In to Africa

We know that chickens descend from red junglefowl of East Asia (with a little bit of those yellow-legged grey junglefowl) but we are still a little uncertain about the timing and circumstances of the chicken’s domestication…

This is because it is difficult to differentiate wild and domestic fowl on the basis of their archaeological remains. The easiest way to be sure that we are dealing with domestic chickens is when we find their bones on sites located beyond the junglefowl’s native range. Different varieties of junglefowl exist across Island Southeast Asia, China and India (see below).

A. Map of South Asia onto which the ranges of four species of junglefowl are drawn. 
B. European domestic chicken with yellow legs. Red, grey, blue, and green regions represent the respective ranges of red, grey, Ceylon, and green junglefowls. 
C. Red junglefowl. D. Grey junglefowl. E. Ceylon junglefowl. F. Green junglefowl. 
(Photo: Figures 1B: Björn Jacobsson; 1C: Erik Bongcam-Rudloff; 1D: John Corder, World Pheasant Association; 1E: Jean Howman, World Pheasant Association; 1F: Kenneth W Fink, World Pheasant Association). Source: Eriksson et al. 2008.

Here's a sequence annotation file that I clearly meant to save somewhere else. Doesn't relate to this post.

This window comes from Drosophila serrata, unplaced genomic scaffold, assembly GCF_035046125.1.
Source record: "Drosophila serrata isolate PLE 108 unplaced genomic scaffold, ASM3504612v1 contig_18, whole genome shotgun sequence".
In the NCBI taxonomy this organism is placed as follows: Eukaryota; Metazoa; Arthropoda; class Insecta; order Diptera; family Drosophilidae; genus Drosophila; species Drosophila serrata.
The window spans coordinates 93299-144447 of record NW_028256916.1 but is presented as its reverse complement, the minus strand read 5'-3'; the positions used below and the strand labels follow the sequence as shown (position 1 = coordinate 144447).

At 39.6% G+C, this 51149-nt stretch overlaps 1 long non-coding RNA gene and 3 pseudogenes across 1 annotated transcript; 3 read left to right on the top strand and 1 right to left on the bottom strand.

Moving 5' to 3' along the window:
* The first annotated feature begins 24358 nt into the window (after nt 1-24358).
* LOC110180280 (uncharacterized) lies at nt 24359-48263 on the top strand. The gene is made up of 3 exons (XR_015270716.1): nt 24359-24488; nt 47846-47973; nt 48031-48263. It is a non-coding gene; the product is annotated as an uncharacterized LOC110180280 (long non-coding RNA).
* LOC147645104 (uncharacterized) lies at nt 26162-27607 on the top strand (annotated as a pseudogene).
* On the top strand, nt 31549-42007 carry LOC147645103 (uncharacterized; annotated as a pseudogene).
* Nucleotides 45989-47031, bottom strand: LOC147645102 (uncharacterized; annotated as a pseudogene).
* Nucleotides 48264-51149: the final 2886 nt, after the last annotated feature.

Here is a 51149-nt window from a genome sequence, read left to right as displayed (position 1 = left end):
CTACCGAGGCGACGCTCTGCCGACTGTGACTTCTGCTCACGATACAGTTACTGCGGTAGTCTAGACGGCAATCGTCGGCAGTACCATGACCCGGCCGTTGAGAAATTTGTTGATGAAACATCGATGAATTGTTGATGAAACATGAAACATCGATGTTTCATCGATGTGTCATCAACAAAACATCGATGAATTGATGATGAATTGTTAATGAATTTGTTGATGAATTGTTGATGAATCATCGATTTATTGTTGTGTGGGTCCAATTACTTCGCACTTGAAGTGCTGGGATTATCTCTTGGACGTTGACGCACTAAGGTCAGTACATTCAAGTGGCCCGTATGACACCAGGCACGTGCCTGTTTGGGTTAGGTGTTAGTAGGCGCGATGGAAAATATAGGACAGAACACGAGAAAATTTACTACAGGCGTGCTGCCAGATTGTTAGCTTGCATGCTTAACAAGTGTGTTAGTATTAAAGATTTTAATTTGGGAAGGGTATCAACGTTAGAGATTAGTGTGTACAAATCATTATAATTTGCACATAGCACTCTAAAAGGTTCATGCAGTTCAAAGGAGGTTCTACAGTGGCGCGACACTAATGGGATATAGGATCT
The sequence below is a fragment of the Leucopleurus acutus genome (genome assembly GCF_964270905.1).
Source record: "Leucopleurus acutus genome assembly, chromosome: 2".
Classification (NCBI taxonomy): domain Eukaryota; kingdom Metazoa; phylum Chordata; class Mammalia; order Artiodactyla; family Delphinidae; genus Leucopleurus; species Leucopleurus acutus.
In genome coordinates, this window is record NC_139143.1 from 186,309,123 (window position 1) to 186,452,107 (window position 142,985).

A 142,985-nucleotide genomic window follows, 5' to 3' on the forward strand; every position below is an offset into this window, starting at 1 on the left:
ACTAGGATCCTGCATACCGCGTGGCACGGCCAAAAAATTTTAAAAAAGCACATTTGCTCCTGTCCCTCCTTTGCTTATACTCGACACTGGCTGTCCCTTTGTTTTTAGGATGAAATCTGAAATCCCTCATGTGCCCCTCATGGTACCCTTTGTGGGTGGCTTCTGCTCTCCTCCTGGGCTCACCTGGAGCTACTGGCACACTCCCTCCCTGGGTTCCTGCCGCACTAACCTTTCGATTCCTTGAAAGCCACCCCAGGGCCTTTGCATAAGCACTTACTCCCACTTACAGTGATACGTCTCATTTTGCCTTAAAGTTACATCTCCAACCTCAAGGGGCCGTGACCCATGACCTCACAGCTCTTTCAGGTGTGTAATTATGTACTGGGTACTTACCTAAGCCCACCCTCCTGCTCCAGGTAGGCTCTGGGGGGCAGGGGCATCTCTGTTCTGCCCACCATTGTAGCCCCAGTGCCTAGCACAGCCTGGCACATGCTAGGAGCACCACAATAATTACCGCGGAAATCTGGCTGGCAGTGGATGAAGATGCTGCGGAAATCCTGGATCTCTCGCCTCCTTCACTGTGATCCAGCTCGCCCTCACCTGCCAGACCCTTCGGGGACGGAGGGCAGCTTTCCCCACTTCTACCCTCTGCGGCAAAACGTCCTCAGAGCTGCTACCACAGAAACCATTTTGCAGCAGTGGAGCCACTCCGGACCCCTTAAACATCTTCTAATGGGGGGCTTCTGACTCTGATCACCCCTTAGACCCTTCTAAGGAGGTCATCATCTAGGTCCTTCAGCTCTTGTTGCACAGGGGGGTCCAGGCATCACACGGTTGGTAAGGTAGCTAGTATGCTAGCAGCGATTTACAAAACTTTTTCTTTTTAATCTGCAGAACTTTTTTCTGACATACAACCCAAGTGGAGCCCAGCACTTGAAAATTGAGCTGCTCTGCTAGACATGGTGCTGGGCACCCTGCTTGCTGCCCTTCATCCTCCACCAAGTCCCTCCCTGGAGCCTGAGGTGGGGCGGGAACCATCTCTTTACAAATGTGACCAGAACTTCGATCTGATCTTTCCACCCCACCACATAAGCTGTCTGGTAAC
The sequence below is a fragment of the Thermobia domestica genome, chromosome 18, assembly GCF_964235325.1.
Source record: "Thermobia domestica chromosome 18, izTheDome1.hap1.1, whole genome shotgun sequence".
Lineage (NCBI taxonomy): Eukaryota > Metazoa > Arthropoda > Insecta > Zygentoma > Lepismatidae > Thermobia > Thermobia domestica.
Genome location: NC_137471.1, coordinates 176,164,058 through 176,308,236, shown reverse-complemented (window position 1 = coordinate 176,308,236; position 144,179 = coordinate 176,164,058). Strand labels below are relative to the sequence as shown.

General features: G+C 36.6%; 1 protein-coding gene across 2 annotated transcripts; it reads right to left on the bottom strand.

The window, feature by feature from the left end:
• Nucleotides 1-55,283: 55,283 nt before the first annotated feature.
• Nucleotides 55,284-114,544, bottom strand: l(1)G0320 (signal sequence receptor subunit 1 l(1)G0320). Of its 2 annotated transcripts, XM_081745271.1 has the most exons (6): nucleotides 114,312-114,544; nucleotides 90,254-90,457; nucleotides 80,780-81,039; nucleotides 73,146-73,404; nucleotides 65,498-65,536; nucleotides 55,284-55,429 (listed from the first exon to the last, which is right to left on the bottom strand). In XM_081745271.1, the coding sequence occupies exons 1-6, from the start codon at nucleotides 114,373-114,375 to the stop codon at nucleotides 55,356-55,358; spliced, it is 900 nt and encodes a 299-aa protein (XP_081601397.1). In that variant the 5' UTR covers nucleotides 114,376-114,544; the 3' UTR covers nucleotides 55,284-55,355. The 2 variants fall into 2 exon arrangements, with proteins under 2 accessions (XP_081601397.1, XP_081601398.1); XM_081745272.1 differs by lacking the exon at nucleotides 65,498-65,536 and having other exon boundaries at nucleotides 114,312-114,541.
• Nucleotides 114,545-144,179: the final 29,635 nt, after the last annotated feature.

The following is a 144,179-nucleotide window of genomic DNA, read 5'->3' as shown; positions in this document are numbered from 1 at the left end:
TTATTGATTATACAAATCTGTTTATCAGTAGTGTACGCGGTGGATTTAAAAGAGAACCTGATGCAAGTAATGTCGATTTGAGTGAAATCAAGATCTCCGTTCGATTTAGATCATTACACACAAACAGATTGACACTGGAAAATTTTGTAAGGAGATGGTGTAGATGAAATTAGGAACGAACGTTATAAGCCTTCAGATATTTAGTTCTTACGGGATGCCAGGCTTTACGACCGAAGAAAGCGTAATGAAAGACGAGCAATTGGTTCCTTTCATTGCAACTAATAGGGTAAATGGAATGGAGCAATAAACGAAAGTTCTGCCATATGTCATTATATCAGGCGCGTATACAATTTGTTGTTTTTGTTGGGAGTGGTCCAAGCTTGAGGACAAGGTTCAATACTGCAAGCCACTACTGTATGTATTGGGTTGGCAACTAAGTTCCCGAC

Chickens do not tend to migrate by themselves, so if we find evidence for them in regions beyond those highlighted in Figure 1, it is likely that they were taken to these locations by people. For instance, chickens are not native to Africa but, today, they represent an important part of the culture and economy. So when, and how, did the chicken arrive on the continent?

Since November 2016, we have been undertaking research to answer this question. Our key collaborator has been Dr Helina Woldekiros from Washington University St. Louis. She has been working on archaeological material from the site of Mezber, located in the Tigray region of northern Ethiopia. From this site she has recovered a number of chicken bones, which have been radiocarbon dated to around 819-755 B.C. making them the earliest known chickens in Africa. You can read about her findings here

And we will provide more updates as the results from our ongoing research emerge!

Eriksson J, Larson G, Gunnarsson U, Bed'hom B, Tixier-Boichard M, Strömstedt L, Wright D, Jungerius A, Vereijken A, Randi E, Jensen P, Andersson L. Identification of the yellow skin gene reveals a hybrid origin of the domestic chicken. PLoS Genet. 2008 Feb 29;4(2)

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